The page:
introduced himself to us. I didn’t immediately become friends with A.T., but for whatever reason, he always made a point to come over and speak to my parents when they were visiting for school functions. To my knowledge, he did not do this to the parents of any of my other friends. Once he even commented to my parents that he had really enjoyed getting to know me since I arrived at our boarding school. I remember being very flattered because he was a highly sought after guy, but also thinking it was strange since my interactions with him were minimal at that point.
The following year during our winter trimester, I began dating A.T. after we hung out at a school dance. During the course of our very short relationship, A.T. would suggest that we take walks on the golf course, the place where couples retreated to get around our school’s strict stipulations on guy-girl visitation. During these walks, A.T. would constantly try to push my sexual boundaries, which at that point in my life excluded anything below the waist. I would tell him that it wasn’t in the cards, and he would nod his head in agreement but then try again almost instantaneously. It was annoying, but I was completely infatuated with him.
I never wavered in my affirmation that nothing else was going to happen sexually between us, which I’m pretty certain is the reason our relationship was pretty short-lived. Following a weeklong break from school, A.T. claimed that we had “grown apart” when I called him upon my return to school. We had never really “grown together,” and it was apparent to me that we were breaking up because I wouldn’t put out sexually. I didn’t think too much of it though; my thoughts were that high school guys were too hormonal and immature to take seriously. I had also been taught that “guys are only after one thing,” so our breakup did not come as some heartbreaking shocker.
Homecoming happened to fall within the duration of our relationship. I was A.T.’s homecoming date, and his parents, who were in town, took the two of us out for dinner at a Mexican restaurant before the homecoming dance. A.T. had been injured playing sports and was not able to dance so we ended up leaving the party early. Instead of seeking privacy on the golf course – thank goodness – this time we had “parietals” (i.e., co-ed visitation in the dorm rooms under the stipulation that a shoe was propping open the door and “three feet were on the floor at all times”). Like on previous occasions, I had to go through the whole boundaries rigamaro again because it was falling on deaf ears. Even with his injury, he’d try something, I’d have to stop him, he’d try something, I’d have to stop him. The annoying cycle repeated itself over and over until it was time for me to head back to my dorm.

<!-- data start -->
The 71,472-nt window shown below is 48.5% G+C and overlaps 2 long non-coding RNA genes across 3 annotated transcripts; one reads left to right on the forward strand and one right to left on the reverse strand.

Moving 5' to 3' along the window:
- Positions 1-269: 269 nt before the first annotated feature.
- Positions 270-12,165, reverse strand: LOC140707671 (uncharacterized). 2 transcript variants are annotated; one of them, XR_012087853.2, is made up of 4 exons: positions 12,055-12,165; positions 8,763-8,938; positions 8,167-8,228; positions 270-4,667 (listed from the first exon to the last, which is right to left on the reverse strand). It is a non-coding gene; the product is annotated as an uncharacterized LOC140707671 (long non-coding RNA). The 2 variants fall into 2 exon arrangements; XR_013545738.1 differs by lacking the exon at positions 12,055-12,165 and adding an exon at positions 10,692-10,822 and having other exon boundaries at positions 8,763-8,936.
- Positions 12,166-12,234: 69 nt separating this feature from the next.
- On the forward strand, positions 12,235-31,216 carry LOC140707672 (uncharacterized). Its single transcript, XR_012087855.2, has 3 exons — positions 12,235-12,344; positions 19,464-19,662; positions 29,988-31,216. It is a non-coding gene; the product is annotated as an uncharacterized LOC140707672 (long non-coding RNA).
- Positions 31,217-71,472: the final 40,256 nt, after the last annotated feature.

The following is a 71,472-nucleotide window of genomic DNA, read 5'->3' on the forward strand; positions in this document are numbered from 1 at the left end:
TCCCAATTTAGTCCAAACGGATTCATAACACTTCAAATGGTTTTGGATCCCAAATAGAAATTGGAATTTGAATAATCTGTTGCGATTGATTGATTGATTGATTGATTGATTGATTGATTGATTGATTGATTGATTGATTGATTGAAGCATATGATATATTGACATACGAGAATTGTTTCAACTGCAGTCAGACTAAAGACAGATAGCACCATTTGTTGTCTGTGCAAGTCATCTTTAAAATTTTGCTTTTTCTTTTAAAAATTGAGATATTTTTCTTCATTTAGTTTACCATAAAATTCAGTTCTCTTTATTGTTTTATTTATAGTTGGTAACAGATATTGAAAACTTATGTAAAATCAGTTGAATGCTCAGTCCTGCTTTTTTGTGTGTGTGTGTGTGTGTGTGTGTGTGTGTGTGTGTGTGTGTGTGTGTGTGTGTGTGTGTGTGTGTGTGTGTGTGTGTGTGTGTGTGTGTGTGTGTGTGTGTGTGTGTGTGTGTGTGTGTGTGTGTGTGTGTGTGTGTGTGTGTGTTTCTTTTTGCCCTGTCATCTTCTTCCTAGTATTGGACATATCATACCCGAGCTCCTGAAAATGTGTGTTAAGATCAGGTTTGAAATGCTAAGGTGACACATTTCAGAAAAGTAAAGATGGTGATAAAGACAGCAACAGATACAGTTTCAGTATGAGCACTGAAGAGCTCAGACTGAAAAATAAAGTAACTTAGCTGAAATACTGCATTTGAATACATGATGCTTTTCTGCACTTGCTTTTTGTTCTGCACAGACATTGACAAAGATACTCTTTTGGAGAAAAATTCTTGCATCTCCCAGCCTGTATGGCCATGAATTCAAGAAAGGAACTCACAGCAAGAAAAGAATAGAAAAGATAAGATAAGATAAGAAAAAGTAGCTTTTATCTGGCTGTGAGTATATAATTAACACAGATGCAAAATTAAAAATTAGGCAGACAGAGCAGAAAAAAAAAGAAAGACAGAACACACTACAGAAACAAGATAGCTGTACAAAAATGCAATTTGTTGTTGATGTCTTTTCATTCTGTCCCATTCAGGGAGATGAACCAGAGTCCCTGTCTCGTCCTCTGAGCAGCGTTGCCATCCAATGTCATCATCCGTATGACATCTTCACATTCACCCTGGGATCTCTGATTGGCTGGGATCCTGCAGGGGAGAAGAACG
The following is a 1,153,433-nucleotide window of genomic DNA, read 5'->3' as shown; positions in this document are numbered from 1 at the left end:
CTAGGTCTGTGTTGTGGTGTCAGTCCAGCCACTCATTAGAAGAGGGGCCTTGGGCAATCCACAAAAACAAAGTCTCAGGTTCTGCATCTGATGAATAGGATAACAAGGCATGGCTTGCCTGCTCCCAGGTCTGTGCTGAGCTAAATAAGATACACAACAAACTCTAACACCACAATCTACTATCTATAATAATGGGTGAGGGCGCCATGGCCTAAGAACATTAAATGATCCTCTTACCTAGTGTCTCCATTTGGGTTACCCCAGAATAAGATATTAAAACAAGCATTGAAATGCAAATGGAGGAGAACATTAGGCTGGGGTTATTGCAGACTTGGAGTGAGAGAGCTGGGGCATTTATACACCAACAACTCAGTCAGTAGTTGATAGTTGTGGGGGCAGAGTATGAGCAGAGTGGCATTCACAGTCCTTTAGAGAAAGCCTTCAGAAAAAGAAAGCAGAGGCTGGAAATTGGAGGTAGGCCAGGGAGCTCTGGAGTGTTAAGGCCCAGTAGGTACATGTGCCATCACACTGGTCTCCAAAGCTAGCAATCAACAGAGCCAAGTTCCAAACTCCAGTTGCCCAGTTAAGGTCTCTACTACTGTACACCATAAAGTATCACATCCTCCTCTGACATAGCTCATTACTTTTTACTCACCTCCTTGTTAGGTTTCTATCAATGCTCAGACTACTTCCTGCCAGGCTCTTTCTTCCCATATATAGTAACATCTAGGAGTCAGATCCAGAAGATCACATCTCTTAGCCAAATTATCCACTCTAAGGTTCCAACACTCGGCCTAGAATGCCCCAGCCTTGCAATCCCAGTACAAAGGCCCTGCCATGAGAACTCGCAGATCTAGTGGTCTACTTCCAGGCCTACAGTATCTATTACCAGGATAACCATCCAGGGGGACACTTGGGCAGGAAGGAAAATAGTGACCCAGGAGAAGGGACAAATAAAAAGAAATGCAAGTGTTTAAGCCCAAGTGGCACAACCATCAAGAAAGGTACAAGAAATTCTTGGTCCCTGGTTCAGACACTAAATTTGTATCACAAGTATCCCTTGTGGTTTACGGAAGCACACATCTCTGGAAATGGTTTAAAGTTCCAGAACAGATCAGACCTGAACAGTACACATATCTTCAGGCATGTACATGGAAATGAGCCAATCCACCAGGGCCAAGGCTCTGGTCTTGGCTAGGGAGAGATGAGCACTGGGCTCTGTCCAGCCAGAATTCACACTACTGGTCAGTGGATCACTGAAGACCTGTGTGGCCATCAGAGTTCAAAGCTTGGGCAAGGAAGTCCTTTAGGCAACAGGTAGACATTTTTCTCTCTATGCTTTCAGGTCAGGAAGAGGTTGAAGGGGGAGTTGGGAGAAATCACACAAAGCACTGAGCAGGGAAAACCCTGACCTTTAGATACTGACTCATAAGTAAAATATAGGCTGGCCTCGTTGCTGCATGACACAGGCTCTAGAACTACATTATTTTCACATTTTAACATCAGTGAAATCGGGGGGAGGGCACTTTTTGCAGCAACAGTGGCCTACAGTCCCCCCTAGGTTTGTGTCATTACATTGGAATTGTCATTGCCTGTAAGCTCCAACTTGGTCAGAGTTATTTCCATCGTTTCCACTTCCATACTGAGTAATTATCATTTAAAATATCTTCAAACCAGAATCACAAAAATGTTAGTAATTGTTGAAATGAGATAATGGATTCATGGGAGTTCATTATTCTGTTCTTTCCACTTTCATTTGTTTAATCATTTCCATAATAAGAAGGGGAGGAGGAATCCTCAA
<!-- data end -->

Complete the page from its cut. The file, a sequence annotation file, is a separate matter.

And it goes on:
Over the course of our two-month relationship, I never learned anything about A.T. on a personal level. I wasn’t seeking an epic intimate mental connection with A.T., but I did find it a little strange that I knew him no better at the end of those two months than I did at the beginning of our relationship. I remember talking with one of my best friends about something being a little different about A.T., but that it was hard to pinpoint. Completely unsolicited, I remember around this time his best friend telling me that although he considered A.T. his best friend, he didn’t feel like he knew A.T. at all.
Throughout the remainder of high school, A.T. and I remained friendly, but we never sought out each other’s company or developed a close friendship. He continued his niceties with my parents, causing my mom to adore him. After our graduation ceremony, A.T.’s parents approached me and asked if they could get a picture of me with A.T. His father motioned for us to stand close together and commented that we “make such a cute couple.” It came across like A.T. had never mentioned to his parents that we were no longer together. Surely, they knew though – it had been well over a year! I remember finding the whole interaction on the bizarre side, but I also thought it was a kind gesture on some level. I received a graduation present from him (well, it had obviously been sent from his parents) in the mail. I thought this was a nice gesture, too, but it came across as a little strange. It would have never crossed my mind to send him a graduation present had he not sent me one – after all, we had hung out for only a two-month period, and based on the impersonal nature of our relationship, I was surprised that my name was even mentioned during their selection of recipients of graduate presents.
I have no idea what any of these interactions mean, or even why I am including them in “My Story.”
For the next portion of "My Story," click here.
For the next portion of "My Story," click here.